In moments like that, seared into your memory forever, you feel the presence of something bigger, something more vast and real and beautiful and true than the ordinary world. You feel it in every fiber of your mind-body. It startles you. But deep inside you recognize it, and you know that this presence is always near, hidden just behind the veil of ordinary consciousness. You don’t need to fly to Paris to feel it (but it doesn’t hurt). You can experience it right now, wherever you are, if you learn how to grow quiet and still and open enough. Presence isn’t achieved, it’s allowed.
Call it the Kingdom of Heaven, nirvana, awakening, or simply the presence – whatever it is is beyond all of our pretty names and concepts. Still, the mind hungers to understand. So we struggle to identify and describe the sacred presence. And that’s when the trouble starts.
This isn’t easy for me to say as a philosophy professor, but when considering the mystical realm, for once it is true – feelings are more valid than facts. Facts have to do with the mind, conceptual thought, discursive reasoning, logical structures, careful definitions of words, and – shudder – empirical evidence. But in the realm of pure, trans-conceptual experience mere empirical evidence shimmers and shifts like a mirage revealing still deeper and truer forms of knowing. This is what every meditator knows – that in the depths beneath the thought-stream there rests in immense field of boundless, content-free stillness. And the wordless knowing that we are that stillness.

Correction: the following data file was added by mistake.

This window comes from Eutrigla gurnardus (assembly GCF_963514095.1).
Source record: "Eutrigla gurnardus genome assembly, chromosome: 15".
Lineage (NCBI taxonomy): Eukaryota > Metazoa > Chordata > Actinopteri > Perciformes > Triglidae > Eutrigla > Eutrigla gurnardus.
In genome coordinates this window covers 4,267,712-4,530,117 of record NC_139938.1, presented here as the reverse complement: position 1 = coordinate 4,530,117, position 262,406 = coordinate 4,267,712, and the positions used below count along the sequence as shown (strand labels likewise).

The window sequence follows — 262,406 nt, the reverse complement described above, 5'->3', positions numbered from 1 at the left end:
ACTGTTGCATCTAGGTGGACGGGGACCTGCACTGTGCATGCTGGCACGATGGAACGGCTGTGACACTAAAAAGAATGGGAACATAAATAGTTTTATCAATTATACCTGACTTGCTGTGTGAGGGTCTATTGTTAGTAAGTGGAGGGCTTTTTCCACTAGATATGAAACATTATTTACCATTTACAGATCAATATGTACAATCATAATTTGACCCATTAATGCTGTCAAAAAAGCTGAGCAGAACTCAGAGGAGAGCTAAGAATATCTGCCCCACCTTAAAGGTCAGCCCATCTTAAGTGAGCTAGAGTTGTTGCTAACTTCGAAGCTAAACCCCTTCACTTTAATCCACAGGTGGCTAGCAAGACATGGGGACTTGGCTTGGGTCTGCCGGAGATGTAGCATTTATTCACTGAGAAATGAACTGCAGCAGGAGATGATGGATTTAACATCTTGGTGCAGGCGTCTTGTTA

Once your meditation practice reveals this depth authenticity you realize that you can endure anything – that you carry within you the solution to every problem. You shift from human perspective to holy perspective. You see the big picture, and you are filled with a peace that surpasses all understanding. “Welcome all appearances with benevolent indifference,” writes Rupert Spira. “This leads to spontaneous meditation that is our true nature and the experience of causeless peace.” When we let go, we are always meditating.
When we realize the spiritual presence that we are, every room becomes a church, every thought a prayer, every conversation a benediction, and every action a ritual. Our sacred work is the transformative alchemy of our life. It is how we strip away the veneer that hides presence from us. As Soren Kierkegaard wrote, “Prayer does not change God, but it changes him who prays.” And as Meister Eckhart put it, “Our bodily food is changed into us, but our spiritual food changes us into itself.” Our spiritual practice does not improve us, it reveals us.
The presence never leaves us because it is us. The question is not How can we enter the presence? It is What made you think that you were anything other than the presence?
[This piece was originally published in my "A to Zen" column in the July/August 2019 issue of Unity Magazine, and is reproduced here with permission.]